“The picture is grim — and could get worse still. Aerial attacks and fighting in urban areas are damaging critical civilian facilities and disrupting essential services such as health, electricity, water and sanitation, which effectively leaves civilians without the basics for day-to-day life,” Griffiths said. 

Humanitarian efforts on the ground: There are currently 119 humanitarian organizations operating in Ukraine, though their capacity to provide assistance has been limited due to military action, according to Griffiths. He also called for “assurances from parties to the conflict that humanitarian workers and movements will be protected even during the most severe days of the conflict and not waiting for the conflict to subside.” 

Griffiths also announced that the UN Secretary-General will launch a humanitarian appeal on Tuesday with two components:

  • A three-month "Flash Appeal" for donations for the situation inside Ukraine
  • A "Regional Refugee Response Plan" for the situation outside Ukraine, under the leadership of UNHCR Commissioner Filippo Grandi and his office

Grandi said Monday that his office has already received over $40 million in donations from private citizens and companies from around the world. 

“I am counting on governments to do the same – and quickly. Ukrainians – and countries hosting refugees from Ukraine – cannot wait,” Grandi said.

6:11 p.m. ET, February 28, 2022

UN official: There are 520,000 refugees from Ukraine in neighboring countries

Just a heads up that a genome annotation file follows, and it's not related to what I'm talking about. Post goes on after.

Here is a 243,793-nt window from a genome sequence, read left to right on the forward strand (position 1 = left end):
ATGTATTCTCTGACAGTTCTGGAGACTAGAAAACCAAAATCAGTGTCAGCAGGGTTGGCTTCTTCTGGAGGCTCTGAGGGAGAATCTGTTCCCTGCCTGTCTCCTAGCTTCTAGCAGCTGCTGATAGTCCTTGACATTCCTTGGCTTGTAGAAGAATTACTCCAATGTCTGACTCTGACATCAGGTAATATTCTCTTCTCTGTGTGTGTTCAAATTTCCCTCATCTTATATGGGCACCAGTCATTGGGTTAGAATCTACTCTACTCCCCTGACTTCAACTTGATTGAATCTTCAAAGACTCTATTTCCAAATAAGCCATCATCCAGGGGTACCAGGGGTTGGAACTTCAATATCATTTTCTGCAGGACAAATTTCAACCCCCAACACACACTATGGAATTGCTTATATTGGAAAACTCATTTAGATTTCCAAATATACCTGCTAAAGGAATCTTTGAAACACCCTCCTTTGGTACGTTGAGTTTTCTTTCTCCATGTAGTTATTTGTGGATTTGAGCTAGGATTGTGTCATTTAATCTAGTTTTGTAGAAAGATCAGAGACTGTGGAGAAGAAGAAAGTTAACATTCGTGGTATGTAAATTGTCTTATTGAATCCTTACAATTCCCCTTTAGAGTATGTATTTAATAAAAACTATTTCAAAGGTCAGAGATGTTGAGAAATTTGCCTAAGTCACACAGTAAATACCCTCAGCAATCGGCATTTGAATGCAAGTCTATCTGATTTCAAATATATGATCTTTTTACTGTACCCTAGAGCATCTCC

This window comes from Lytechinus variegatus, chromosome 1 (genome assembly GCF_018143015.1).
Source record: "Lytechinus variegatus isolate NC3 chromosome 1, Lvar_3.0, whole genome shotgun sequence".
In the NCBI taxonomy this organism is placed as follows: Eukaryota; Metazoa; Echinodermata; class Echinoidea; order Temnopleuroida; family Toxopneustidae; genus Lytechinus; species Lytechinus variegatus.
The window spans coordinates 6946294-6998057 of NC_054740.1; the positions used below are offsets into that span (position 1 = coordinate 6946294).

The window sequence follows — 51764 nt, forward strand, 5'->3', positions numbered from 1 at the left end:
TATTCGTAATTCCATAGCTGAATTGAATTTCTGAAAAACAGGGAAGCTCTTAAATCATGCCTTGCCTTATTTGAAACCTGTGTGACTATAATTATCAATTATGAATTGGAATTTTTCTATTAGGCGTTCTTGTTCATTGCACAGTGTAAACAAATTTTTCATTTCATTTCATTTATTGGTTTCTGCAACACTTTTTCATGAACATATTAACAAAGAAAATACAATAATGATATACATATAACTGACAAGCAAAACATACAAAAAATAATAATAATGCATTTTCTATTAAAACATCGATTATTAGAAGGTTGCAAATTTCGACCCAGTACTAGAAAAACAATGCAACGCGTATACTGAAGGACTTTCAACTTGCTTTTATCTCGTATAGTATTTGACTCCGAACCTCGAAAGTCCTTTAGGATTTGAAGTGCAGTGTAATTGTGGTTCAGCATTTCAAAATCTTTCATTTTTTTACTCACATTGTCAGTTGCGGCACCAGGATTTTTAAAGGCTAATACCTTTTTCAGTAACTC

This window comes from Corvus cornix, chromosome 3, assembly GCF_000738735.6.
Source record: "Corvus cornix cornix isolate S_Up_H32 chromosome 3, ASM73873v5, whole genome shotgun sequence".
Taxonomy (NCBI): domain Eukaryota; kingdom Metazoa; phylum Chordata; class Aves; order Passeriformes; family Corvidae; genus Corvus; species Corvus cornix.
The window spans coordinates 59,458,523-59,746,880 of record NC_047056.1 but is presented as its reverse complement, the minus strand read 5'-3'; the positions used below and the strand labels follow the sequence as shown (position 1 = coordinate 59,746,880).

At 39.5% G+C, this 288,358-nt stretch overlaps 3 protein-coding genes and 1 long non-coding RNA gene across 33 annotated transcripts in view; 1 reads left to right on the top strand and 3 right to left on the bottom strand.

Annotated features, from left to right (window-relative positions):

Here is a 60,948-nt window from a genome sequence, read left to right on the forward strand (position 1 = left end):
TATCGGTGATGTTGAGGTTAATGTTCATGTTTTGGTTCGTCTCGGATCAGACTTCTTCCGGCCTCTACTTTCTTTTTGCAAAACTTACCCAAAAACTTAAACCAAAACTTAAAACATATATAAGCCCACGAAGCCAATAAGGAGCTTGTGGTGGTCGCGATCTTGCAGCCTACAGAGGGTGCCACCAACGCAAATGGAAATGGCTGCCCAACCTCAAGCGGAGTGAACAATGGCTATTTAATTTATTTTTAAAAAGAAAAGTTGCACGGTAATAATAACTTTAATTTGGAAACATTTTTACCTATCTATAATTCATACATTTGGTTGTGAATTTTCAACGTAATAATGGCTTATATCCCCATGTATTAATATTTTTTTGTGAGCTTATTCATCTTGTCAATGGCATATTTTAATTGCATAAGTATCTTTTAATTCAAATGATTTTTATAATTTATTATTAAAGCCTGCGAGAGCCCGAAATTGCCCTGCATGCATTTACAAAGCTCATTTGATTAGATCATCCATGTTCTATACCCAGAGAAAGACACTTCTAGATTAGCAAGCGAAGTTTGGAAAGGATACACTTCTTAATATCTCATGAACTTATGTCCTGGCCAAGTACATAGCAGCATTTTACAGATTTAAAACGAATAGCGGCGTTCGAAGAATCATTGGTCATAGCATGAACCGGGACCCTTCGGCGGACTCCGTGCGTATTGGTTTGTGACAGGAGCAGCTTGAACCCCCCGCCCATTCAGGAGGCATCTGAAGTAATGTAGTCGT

Refugees from Ukraine arrive at a temporary shelter near Korczowa, Poland, on Monday.
Refugees from Ukraine arrive at a temporary shelter near Korczowa, Poland, on Monday. (Sean Gallup/Getty Images)

There are currently 520,000 refugees from Ukraine in neighboring countries and the figure has been rising “exponentially, hour after hour,” Filippo Grandi, United Nations High Commissioner for Refugees (UNHCR), told the UN Security Council on Monday.

Grandi, who addressed the council via teleconference from Geneva, said he has worked in refugee crises for almost 40 years and has “rarely seen such an incredibly fast-rising exodus of people — the largest, surely, within Europe, since the Balkan wars.”

“Over 280,000 have fled to Poland. Another 94,000 to Hungary, nearly 40,000 are currently in Moldova; 34,000 in Romania, 30,000 in Slovakia; tens of thousands in other European countries. We are also aware that a sizeable number have gone to the Russian Federation,” Grandi said.

Grandi said the UN’s humanitarian workers have been relocated and military attacks might force them to move again. 

“The situation is moving so quickly, and the levels of risk are so high by now, that it is impossible for humanitarians to distribute systematically the aid, the help that Ukrainians desperately need,” Grandi said. “Civilians and civilian infrastructure must be protected and spared, and humanitarian access must be granted for those delivering aid to those impacted by war. A failure to do so will compound the already extraordinary levels of human suffering," he said.